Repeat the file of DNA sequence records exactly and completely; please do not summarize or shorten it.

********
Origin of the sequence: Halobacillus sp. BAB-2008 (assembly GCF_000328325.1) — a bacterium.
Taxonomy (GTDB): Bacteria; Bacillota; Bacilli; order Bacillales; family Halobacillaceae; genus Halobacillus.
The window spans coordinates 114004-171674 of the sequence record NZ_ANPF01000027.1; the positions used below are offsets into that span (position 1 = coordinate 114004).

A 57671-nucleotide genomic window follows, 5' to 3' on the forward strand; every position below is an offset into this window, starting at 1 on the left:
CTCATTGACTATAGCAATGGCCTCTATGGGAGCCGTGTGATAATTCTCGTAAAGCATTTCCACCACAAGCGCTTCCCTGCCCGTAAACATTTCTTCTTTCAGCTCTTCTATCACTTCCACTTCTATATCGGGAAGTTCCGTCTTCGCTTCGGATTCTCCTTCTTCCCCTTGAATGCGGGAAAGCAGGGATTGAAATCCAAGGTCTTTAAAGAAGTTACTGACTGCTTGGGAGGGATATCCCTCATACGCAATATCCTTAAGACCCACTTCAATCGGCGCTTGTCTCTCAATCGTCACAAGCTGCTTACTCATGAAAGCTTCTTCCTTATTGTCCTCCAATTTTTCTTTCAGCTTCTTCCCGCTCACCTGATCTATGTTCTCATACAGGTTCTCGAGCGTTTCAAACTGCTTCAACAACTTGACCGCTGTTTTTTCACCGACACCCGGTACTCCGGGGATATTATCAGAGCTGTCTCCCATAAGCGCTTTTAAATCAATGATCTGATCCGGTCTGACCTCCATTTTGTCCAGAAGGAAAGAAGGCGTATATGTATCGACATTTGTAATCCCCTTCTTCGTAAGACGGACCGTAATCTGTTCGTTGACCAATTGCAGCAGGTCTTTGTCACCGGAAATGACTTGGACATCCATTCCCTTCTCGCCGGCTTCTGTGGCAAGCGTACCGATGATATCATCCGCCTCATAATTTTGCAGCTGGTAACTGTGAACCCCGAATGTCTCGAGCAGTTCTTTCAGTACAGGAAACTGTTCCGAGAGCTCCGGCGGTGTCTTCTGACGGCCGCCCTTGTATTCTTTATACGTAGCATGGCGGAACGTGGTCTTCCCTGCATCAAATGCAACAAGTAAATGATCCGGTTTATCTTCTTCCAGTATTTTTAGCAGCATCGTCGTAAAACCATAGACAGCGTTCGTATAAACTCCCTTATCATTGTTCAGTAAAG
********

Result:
Origin of the sequence: Halobacillus sp. BAB-2008 (assembly GCF_000328325.1) — a bacterium.
Taxonomy (GTDB): Bacteria; Bacillota; Bacilli; order Bacillales; family Halobacillaceae; genus Halobacillus.
The window spans coordinates 114004-171674 of the sequence record NZ_ANPF01000027.1; the positions used below are offsets into that span (position 1 = coordinate 114004).

A 57671-nucleotide genomic window follows, 5' to 3' on the forward strand; every position below is an offset into this window, starting at 1 on the left:
CTCATTGACTATAGCAATGGCCTCTATGGGAGCCGTGTGATAATTCTCGTAAAGCATTTCCACCACAAGCGCTTCCCTGCCCGTAAACATTTCTTCTTTCAGCTCTTCTATCACTTCCACTTCTATATCGGGAAGTTCCGTCTTCGCTTCGGATTCTCCTTCTTCCCCTTGAATGCGGGAAAGCAGGGATTGAAATCCAAGGTCTTTAAAGAAGTTACTGACTGCTTGGGAGGGATATCCCTCATACGCAATATCCTTAAGACCCACTTCAATCGGCGCTTGTCTCTCAATCGTCACAAGCTGCTTACTCATGAAAGCTTCTTCCTTATTGTCCTCCAATTTTTCTTTCAGCTTCTTCCCGCTCACCTGATCTATGTTCTCATACAGGTTCTCGAGCGTTTCAAACTGCTTCAACAACTTGACCGCTGTTTTTTCACCGACACCCGGTACTCCGGGGATATTATCAGAGCTGTCTCCCATAAGCGCTTTTAAATCAATGATCTGATCCGGTCTGACCTCCATTTTGTCCAGAAGGAAAGAAGGCGTATATGTATCGACATTTGTAATCCCCTTCTTCGTAAGACGGACCGTAATCTGTTCGTTGACCAATTGCAGCAGGTCTTTGTCACCGGAAATGACTTGGACATCCATTCCCTTCTCGCCGGCTTCTGTGGCAAGCGTACCGATGATATCATCCGCCTCATAATTTTGCAGCTGGTAACTGTGAACCCCGAATGTCTCGAGCAGTTCTTTCAGTACAGGAAACTGTTCCGAGAGCTCCGGCGGTGTCTTCTGACGGCCGCCCTTGTATTCTTTATACGTAGCATGGCGGAACGTGGTCTTCCCTGCATCAAATGCAACAAGTAAATGATCCGGTTTATCTTCTTCCAGTATTTTTAGCAGCATCGTCGTAAAACCATAGACAGCGTTCGTATAAACTCCCTTATCATTGTTCAGTAAAG